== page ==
Help Your Teen Become an Ethical Thinker
Ethics. Our culture does not always seem to value integrity, and our youth receive a lot of mixed messages about the merit of having good principles. Some teens have seen too many adults acting unethically to believe it’s important. Many teens want to do good deeds but they struggle to find the courage to “do the right thing” at times. The fact is, teenagers make tough decisions every day, and peer pressure often makes it more difficult for them to choose the right path. Providing our youth vague advice, such as “do the right thing!” does not provide them with the reasons and means to follow through, nor does it allow them the opportunity to think through the complexities of living responsibly in our culture. So, let’s consider some of the common dilemmas today’s youth face and how we can encourage teenagers to become ethical thinkers.
Common ethical dilemmas that teens face:
Cheating. Cheating is epidemic in our schools, making it a common problem teens face daily. The importance placed on grades puts a lot of pressure on teens which can give them the mentality that it’s ok to do whatever it takes to succeed. Teens might give a peer answers to a test to please a friend or to fit in. Teens who might be penalized for getting a low grade (e.g., getting kicked off a sports team or losing some privilege from a parent) might justify cheating. You can learn more about this issue on our previous blog about cheating.
Lying. Teens are often tempted to lie for many reasons, such as wanting to fit in with their peers, get out of responsibilities, avoid punishment, protect a friend, hide their own bad behavior, or avoid disappointing someone. You can learn more about this issue in our previous blog about lying.
Snitching. In the teenage world, snitching is perceived as a betrayal of your peers and can lead to harsh rejection. Teens often know they should tell an adult if they see someone stealing, cheating, using drugs, bullying someone, or acting suicidal, but the fear of the consequences from their peers is difficult to overcome.
Experimenting. Youth face the ethical dilemma of choosing whether to smoke, drink alcohol, or try other drugs. Teens can develop many justifications for experimenting with these substances, and they face a significant amount of peer pressure in this area.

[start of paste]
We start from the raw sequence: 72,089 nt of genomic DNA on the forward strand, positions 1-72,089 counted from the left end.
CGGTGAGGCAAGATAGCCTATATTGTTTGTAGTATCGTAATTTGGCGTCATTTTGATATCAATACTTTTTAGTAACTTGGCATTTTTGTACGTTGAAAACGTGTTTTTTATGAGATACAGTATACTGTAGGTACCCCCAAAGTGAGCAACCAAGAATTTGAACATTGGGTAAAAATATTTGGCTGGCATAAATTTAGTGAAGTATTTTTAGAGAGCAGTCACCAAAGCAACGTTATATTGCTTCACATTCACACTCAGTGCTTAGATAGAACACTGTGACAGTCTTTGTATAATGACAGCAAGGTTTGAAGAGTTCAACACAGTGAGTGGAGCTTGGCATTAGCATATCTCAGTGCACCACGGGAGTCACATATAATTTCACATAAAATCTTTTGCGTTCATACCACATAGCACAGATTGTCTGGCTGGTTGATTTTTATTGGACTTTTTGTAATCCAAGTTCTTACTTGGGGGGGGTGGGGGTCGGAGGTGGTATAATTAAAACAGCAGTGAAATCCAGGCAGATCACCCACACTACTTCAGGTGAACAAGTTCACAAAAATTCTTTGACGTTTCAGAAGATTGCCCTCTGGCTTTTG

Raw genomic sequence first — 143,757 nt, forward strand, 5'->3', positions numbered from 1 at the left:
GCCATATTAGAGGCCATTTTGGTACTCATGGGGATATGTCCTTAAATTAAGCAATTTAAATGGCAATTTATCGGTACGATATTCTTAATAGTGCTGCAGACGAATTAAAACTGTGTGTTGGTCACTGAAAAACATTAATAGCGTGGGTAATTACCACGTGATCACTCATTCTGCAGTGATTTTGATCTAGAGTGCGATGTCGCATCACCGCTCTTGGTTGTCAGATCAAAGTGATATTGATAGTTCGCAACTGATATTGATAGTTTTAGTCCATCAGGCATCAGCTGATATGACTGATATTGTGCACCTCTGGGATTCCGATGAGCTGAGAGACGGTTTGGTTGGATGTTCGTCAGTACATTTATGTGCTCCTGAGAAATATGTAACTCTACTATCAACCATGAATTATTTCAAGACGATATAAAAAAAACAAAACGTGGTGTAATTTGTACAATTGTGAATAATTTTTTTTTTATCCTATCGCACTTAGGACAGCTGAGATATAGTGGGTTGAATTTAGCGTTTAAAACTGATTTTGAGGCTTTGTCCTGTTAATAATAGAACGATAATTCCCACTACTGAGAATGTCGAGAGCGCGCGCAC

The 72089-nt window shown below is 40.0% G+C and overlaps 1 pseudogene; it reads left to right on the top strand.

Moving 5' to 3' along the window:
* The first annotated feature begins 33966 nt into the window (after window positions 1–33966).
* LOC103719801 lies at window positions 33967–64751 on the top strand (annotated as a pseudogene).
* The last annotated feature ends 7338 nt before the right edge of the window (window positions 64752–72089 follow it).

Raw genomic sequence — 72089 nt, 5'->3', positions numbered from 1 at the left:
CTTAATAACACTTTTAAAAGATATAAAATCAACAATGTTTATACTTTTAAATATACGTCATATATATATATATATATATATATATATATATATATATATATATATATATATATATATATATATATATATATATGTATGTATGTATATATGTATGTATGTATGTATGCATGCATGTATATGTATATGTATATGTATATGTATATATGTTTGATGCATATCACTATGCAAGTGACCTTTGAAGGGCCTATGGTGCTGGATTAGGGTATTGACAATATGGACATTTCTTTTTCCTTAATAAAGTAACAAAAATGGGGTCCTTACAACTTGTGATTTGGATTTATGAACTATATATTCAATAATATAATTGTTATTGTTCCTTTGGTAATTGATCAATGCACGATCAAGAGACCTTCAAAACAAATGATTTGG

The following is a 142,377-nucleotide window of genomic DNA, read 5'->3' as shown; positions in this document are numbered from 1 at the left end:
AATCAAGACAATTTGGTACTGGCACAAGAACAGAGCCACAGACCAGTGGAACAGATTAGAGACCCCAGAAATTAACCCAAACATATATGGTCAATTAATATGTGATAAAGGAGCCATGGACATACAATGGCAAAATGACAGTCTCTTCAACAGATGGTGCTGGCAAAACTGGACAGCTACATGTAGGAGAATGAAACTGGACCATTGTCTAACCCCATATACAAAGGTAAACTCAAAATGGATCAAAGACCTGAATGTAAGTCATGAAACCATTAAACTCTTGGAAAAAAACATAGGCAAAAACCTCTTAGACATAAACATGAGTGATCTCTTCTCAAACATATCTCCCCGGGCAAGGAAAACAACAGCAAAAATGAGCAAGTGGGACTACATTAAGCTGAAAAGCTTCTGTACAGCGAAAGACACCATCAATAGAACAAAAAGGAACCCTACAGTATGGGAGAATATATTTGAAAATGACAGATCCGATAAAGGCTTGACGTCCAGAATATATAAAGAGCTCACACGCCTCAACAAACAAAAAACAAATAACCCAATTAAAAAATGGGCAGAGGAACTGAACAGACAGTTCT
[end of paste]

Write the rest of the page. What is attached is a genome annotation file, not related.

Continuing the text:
With so many challenges, how can we help our youth to value integrity and pursue ethical actions? Like with so many other values you want to instill, you must train them.
Ways to train teens to be ethical thinkers:
Focus on values. Our culture exposes teens to many negative messages. Movies, TV shows, and news stories frequently highlight the bad behavior of adults. As a result, our positive messages of good values must be more powerful, more frequent, and more compelling than those other messages. Whenever you see positive ethical stories in the media (news, movies, etc) or in the books they read, bring them up and talk about them.
Label them good. We need to help our youth define themselves as good people who are learning. This requires frequently telling teens that they are good people. When they make a mistake, we should state that it is simply a detour from a path that they can return to. Never label your teen a cheater, liar, or thief – remind them that they are good and help guide them back to an ethical path. Additionally, make sure you tell your teens that you value being honorable and responsible more than any other measure of success, such as grades.
Help them find their contribution in the world. When an individual discovers a way to help others or make their community a better place, they will find true meaning and purpose, which solidifies their moral identity. Help your teen learn to use their own interests and strengths to improve the lives of others or serve the community.